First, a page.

We can't tell you with 100 percent accuracy who will win every game this weekend when the NFL kicks off the 2011 season, but we can at least give it one hell of a try.
We'll break down what each team should do when they have the ball and the best ways to stop each offense. We'll also highlight five key players to this week's games and give our take on the final score.
NFL football is just days away. It's time to get excited.
When New Orleans Has the Ball
The New Orleans offense is powered by quarterback Drew Brees, but the run game is equally important. During the 2010 season the Saints' running game struggled due to injuries at the running back position, and when the run game stalled so did Brees' production. The key for winning the game is a solid run game by New Orleans, something that can be hard to do against the Green Bay Packers.
Green Bay's defense is stout, even after losing starter Cullen Jenkins to Philadelphia in free agency. Clay Matthews, Nick Collins, B.J. Raji, Charles Woodson and Tramon Williams are all exceptional players that the Saints must identify on every down. If Matthews and Raji aren't accounted for pre-snap, they'll wreak havoc on the Saints' backfield.
When Green Bay Has the Ball
The Green Bay offense, much like New Orleans, is based on the solid passing of Aaron Rodgers with a little help from the running game. Again, much like New Orleans, the Packers run gam struggled last season due to injury, putting much of the focus on Rodgers. The offensive line in Green Bay is good enough, but a heavy pass rush and blitz can throw them off. If anyone can design a blitz package to stop the Packers offense, it's Gregg Williams- defensive coordinator of the Saints.
New Orleans has a bigger defensive line this year, so expect to see a strong base presence of Sedrick Ellis, Shaun Rogers and Aubrayo Franklin up front with pass rushers aplenty outside of them.
New Orleans: Brees, Mark Ingram, Marques Colston, Jabari Greer, Jimmy Graham
Green Bay: Rodgers, Greg Jennings, Jermichael Finley, B.J. Raji, Clay Matthews
Prediction: Green Bay 34, New Orleans 27
If the Packers can shut down the Saints' running game they'll be able to tee off on Drew Brees and the Saint passing game. The stout Packers defense should have no trouble shutting down the run and finding ways to pressure Brees.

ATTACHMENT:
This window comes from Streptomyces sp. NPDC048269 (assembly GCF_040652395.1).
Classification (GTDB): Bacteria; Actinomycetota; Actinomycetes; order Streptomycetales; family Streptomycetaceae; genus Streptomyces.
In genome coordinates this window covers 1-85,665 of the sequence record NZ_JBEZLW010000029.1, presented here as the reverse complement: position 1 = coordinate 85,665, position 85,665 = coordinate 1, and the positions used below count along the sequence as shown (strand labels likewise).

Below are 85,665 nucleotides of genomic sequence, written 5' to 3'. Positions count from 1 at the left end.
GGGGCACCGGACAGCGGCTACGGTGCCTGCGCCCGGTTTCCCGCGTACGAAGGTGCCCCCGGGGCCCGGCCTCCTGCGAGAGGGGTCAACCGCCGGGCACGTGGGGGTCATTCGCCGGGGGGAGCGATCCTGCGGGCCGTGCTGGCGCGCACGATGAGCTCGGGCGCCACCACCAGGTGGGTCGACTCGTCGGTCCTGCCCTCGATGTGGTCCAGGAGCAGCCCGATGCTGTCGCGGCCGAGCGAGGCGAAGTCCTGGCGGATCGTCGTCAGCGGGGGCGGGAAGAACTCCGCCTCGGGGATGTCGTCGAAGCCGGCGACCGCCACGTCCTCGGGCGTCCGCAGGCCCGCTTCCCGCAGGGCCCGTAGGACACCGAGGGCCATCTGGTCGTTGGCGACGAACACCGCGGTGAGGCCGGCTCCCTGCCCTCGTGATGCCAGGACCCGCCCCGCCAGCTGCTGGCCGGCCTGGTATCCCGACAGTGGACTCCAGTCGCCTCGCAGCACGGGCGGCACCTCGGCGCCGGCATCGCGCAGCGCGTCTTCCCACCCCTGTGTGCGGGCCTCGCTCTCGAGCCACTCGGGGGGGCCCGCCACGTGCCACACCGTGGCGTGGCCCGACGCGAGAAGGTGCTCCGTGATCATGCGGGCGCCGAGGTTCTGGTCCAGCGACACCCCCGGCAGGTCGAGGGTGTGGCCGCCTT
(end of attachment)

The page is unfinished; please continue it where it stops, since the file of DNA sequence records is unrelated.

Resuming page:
When Atlanta Has the Ball
The Atlanta offense will be more balanced in 2011 with the addition of Julio Jones opposite Roddy White at wide receiver. They also plan to use backup running backs Jason Snelling and Jacquizz Rodgers more in addition to the regular load for Michael Turner. Matt Ryan is the captain of this ship, and he plays that part well. Ryan's accuracy and decisions make the Falcon offense a well-oiled machine.
The Bears defense is known for it's toughness and hard-hitting style of play. One of the best players on the Bears' defense, linebacker Lance Briggs, has recently asked for a trade and may be a problem on and off the field, depending on his level of commitment to this team. The Bears can pressure even the best offensive lines, and that's not a label the Falcon line receives. Julius Peppers versus Sam Baker will be the key matchup of the day.
When Chicago Has the Ball
The Bears offense is a bit of an unknown commodity right now. Depending on how well wide receiver Roy Williams plays in Week 1, the Bears may air it out, or they may go conservative and feed the ball to running back Matt Forte as often as possible. The Falcons defense has a new toy with left end Ray Edwards, who will help round out an already talented 11 on defense.
Atlanta: Ryan, Michael Turner, Roddy White, John Abraham, Sean Weatherspoon
Chicago: Cutler, Forte, Devin Hester, Peppers, Brandon Meriweather
Prediction: Atlanta 27, Chicago 13
The Bears offense will struggle to get going against the top-notch Atlanta pass defense. That'll leave the ball in Forte's hands, which puts the athletic Atlanta linebackers in a position to make plays.
When Cincinnati Has the Ball
The play of rookie quarterback Andy Dalton is the key. If Dalton can play like he did in Week 3 of the preseason, the Bengal offense could roll up yards and put points on the board. If Dalton struggles, and he did in Weeks 1 and 2, the Bengal offense becomes one-dimensional. That one-dimension being running back Cedric Benson, who is spending this week in a Texas jail. The Browns' defense will make the change from a 4-3 to a 3-4 alignment this season, which is never easy to do. Expect bumps along the way, but this game against the Bengals shouldn't be one of their tougher outings.
When Cleveland Has the Ball
The Browns feel like they have their franchise backfield with quarterback Colt McCoy and running back Peyton Hillis. Coach Pat Shurmur will work the two in equally, mixing between power runs off-tackle and timely playaction passes that fall right behind the linebackers. McCoy has looked sharp this preseason and has everyone in Cleveland excited about this potential. The Bengals are an athletic defense, but they have lacked discipline in the back. If the Bengals get sucked in by playaction, McCoy will pick them apart underneath.
Cleveland: McCoy, Hillis, Greg Little, Jabaal Sheard, Joe Haden
Cincinnati: Benson, A.J. Green, Jermaine Gresham, Carlos Dunlap, Leon Hall
Prediction: Cleveland 38, Cincinnati 13
The Browns, as mentioned above, have the tools to kill the Bengals with playaction. The Cincinnati defense is not disciplined or talented enough to shut down an efficient offense like the one Shurmur's Browns will roll out.
When Buffalo Has the Ball